Twelve or 30 Months of Dual-Antiplatelet Therapy after Drug Eluting Stents

Selected in The NEW ENGLAND JOURNAL of MEDICINE by G. Harris



Laura Mauri, Dean J. Kereiakes, Robert W. Yeh, Priscilla Driscoll-Shempp, Donald E. Cutlip, P. Gabriel Steg, Sharon-Lise T. Normand, Eugene Braunwald, Stephen D. Wiviott, David J. Cohen, David R. Holmes, Mitchell W. Krucoff, James Hermiller, Harold L. Dauerman, Daniel I. Simon, David E. Kandzari, Kirk N. Garratt, David P. Lee, Thomas K. Pow, Peter Ver Lee, Michael J. Rinaldi, and Joseph M. Massaro


N Engl J Med 2014; 371:2155-2166


December 2014


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My Comment


The DAPT study was designed to answer the question of added benefit and risk in the continuation of both aspirin and a thienopyridine vs. aspirin alone for another 18 months, after completion of an initial 12 month period on DAPT (aspirin plus either clopidogrel or prasugrel) in patients who received a drug eluting stent.

Patients who did have a major cardiovascular or cerebrovascular event, stent thrombosis, or moderate or severe bleeding in the first year and were non-compliant on their treatment were excluded from the trial.

This study included patients with both stable and unstable coronary artery disease. There were no significant differences in the baseline characteristics of the two groups.

The coprimary efficacy end points were stent thrombosis and major adverse cardiovascular and cerebrovascular events (a composite of death, myocardial infarction, or stroke) during the period from 12 months to 30 months.

The primary safety endpoint was moderate or severe bleeding.

Major findings

  1. There was a significant decrease in the not only the incidence of stent thrombosis; continuation arm (0.4%) vs. the placebo arm (1.4%) (P<0.001),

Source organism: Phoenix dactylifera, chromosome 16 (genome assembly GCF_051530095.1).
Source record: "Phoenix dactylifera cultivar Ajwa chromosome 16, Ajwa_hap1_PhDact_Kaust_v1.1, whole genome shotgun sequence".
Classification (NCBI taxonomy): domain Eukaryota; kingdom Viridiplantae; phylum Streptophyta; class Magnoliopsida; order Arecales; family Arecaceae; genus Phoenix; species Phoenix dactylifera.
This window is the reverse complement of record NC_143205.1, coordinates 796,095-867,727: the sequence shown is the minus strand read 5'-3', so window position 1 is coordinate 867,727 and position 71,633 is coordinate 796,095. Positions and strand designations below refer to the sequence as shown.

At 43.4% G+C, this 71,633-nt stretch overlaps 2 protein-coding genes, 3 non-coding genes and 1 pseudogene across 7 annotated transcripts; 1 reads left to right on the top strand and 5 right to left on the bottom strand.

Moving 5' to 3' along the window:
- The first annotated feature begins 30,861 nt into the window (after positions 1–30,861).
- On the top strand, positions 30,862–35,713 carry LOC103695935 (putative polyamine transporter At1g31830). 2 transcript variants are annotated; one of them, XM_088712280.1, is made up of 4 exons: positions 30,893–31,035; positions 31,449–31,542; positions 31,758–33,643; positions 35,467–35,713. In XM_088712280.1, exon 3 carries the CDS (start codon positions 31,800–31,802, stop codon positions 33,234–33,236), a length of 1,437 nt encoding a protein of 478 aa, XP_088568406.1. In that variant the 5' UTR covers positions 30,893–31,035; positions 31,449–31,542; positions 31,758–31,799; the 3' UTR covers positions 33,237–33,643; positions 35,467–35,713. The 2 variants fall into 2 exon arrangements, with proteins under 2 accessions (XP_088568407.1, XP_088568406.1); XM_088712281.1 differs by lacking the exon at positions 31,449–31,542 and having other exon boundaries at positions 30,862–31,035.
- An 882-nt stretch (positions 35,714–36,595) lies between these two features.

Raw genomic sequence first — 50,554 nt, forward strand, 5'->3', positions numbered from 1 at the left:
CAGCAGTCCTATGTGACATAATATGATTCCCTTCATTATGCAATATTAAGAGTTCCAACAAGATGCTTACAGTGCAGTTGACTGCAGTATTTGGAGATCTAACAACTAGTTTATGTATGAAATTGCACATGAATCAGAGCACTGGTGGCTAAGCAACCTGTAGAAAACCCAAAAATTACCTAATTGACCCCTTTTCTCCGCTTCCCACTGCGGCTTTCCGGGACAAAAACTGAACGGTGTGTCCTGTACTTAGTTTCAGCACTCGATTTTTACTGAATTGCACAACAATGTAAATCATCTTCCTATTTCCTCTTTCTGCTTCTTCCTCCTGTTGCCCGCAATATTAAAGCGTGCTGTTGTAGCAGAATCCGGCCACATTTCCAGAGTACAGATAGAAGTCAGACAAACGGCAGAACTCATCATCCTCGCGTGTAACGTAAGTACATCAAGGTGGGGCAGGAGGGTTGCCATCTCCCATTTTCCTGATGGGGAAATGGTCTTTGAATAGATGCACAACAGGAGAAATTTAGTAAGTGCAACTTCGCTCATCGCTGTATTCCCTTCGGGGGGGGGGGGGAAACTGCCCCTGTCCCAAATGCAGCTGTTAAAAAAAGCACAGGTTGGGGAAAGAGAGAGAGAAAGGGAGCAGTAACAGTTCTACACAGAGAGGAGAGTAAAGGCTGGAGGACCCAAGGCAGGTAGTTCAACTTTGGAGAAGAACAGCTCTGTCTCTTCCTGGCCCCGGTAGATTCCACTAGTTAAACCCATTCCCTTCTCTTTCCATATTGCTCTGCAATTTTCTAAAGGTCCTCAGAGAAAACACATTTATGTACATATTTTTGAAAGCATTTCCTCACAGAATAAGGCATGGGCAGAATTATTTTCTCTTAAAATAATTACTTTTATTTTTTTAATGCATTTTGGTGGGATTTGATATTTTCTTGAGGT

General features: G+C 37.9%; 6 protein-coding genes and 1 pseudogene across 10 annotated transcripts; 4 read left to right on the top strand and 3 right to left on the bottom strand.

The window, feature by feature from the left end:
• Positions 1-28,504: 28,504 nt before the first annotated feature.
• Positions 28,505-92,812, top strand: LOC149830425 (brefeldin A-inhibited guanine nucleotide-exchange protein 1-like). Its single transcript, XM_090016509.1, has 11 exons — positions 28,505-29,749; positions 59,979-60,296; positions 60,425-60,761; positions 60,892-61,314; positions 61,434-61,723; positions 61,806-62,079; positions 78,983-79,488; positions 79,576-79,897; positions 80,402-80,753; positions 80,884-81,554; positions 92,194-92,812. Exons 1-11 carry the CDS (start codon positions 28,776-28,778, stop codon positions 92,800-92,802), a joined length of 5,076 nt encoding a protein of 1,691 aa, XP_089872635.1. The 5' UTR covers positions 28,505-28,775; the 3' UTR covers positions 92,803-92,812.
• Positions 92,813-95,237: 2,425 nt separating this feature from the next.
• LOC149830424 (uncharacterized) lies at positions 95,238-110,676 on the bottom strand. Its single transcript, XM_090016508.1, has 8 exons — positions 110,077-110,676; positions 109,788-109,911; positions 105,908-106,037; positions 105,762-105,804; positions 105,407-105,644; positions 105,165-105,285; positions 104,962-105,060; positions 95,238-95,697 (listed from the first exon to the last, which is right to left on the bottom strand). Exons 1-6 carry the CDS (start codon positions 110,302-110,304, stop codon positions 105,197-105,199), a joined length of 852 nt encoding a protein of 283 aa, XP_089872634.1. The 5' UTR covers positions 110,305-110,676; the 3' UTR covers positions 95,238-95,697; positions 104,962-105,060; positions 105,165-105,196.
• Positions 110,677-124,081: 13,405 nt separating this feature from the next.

2. but also major cardiovascular and cerebrovascular events (4.3% vs. 5.9%; P<0.001).
  3. The incidence of myocardial infarction was lower in the continuation arm (thienopyridine group) (2.1% vs. 4.1%) (P<0.001).
  4. HOWEVER, there was an increased all cause mortality in the continuation arm (thienopyridine group) (2.0% vs. 1.5%) (P=0.05).
  5. The continuation arm also demonstrated an increased incidence of bleeding (2.5% vs. 1.6%), (P=0.001).

My comment

The two main issues concerning benefit are, protection against stent thrombosis and overall 2e prevention of the underlying coronary artery disease.  

An interesting finding is the very significant increase in myocardial infarction and stent thrombosis for the 1st three months after the thienoprydine cessation. Is there a rebound effect? Should this be investigated independently (including the possibility of some form of bridging therapy)?

Despite the higher rate of bleeding in the thienoprydine continuation arm, it was still slightly lower than the expected rate when the trial was designed.

The all cause mortality was not a 1e endpoint in itself, and thus lends itself to the associated statistical errors, and was just about statistically significant (P=0.05). I think it should be viewed as such (chance), however this space needs to be watched closely.

It is important to note that this is a highly selective patient population. Patients were excluded not only because of a high bleeding risk, but also because of a high ischaemic risk (eg. if a patient had a particular stent inserted into a left main lesion).

As no major benefit in 6 months vs 12 months of dual antiplatelet therapy has been demonstrated, should the question not be, 6months vs 30 months?

In my opinion, the DAPT trial demonstrated probable (and not possible) benefit of dual antiplatelet therapy in this subset of patients and therefore should be considered in this setting (class IIa). Especially high risk patients such as those with diabetes mellitus.

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